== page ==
Growing food or flowers in containers is a great way to fit gardening into your life. Poor soil quality or lack of sunny space for an in-ground garden can’t stop container gardeners! Container gardens can be grown anywhere, by gardeners of all skill levels and ability- no rototiller required.
10 tips to grow food or flowers in containers
1. Pick plants. A mix of tall, medium height and trailing plants makes an impression. Free container garden information and blueprints at http://extension.illinois.edu/containergardening. When combining plants be sure to pick varieties with similar sun and water requirements.
Herbs grow great in containers. Small, short vege varieties like mini zucchini, determinate type tomatoes and bush pea plants work well in containers.
2. Choose containers. Hanging baskets, plastic and ceramic pots are popular, but any container can be turned into a planter as long as you add drainage. Grow vining vegetables in a fabric pocket hung on a trellis. Plant flowers in an old crate or dresser drawer.
I like to repurpose materials I find laying around the farm. Add drainage to a unique coffee can by poking holes in the bottom with a nail. I turn empty feed bags into front porch planters!
3. Select a light weight potting medium with good drainage and aeration. Add just enough medium to the container to hold plants in place.
4. Carefully remove plants from plastic trays. Try not to disturb roots.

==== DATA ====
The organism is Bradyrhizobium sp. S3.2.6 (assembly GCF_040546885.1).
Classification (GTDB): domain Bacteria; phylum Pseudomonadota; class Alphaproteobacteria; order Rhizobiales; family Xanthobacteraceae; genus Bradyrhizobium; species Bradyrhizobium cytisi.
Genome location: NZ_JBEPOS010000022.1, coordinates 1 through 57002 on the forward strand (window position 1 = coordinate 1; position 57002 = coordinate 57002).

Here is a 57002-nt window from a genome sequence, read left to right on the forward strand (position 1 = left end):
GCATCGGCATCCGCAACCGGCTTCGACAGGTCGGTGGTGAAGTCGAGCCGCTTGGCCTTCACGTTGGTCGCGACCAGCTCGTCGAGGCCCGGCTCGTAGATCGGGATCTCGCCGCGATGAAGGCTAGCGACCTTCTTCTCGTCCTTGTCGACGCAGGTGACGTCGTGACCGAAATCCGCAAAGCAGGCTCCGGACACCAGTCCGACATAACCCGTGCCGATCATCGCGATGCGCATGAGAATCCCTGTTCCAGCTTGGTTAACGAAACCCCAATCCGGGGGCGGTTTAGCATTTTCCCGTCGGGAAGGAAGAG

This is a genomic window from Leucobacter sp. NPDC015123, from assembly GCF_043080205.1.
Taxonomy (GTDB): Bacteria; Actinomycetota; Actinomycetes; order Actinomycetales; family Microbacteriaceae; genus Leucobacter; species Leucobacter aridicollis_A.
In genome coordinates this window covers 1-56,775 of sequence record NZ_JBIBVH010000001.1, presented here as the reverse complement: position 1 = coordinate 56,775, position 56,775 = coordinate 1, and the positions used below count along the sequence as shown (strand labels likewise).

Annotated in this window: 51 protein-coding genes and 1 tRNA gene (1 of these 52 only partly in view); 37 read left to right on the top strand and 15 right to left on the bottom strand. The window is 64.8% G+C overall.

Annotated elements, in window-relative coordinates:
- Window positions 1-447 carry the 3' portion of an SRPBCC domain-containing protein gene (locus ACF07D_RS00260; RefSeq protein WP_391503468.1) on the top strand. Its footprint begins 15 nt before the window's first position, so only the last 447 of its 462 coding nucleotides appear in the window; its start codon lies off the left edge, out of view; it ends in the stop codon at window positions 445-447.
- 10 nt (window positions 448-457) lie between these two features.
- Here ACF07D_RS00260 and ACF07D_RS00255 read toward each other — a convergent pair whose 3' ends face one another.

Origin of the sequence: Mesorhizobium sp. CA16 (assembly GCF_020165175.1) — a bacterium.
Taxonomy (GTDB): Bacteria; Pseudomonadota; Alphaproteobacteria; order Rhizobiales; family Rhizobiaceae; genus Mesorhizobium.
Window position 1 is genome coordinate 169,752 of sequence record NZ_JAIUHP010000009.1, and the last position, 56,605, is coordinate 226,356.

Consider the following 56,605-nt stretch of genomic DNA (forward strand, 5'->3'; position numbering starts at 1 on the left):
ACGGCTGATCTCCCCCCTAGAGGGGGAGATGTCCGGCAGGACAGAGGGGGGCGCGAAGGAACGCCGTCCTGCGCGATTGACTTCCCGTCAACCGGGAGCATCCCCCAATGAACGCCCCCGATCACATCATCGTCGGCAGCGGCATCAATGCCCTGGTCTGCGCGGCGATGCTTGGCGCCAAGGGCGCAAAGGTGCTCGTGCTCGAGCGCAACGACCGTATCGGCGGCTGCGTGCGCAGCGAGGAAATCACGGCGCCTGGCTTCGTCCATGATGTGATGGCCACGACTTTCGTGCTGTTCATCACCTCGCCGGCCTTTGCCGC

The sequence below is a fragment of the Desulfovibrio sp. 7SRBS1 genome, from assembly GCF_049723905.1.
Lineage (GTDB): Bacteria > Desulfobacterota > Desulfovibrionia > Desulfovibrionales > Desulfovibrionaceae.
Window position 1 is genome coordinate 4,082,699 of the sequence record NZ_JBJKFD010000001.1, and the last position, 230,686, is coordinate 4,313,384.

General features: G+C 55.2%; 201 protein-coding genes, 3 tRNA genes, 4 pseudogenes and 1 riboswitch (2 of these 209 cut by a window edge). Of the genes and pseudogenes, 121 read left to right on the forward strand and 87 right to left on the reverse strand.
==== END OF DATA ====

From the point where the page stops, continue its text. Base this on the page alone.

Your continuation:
5. Set plants in container. Fill in with potting medium.
6. Water new plant. Container gardens need frequent watering, nearly every day. Stick your finger in the potting medium to test moisture and water as required.
7. If you plan to grow vegetables and your container garden is located indoors or in a protected area away from wind and pollinators, you’ll need to hand-pollinate plants in order for plants to produce fruit.
Gently shake tomato and pepper plants a few times weekly. Pollinate mini zucchini or other squash and cucumber plants by moving pollen from male to female flowers with a paintbrush.
8. Contained plants need regular feeding. Home brewed compost tea is my fertilizer of choice. Commercial slow-release and liquid fertilizers formulated for container gardens can be purchased. Feed plants every 2-3 weeks or as package describes.
9. Make sure your plants get the recommended level of sunlight.
10. Groom plants by pinching tips to control height and deadheading spent flowers. Provide support and prune plants as required. Regular grooming keeps plants healthy and your container garden looking sharp.
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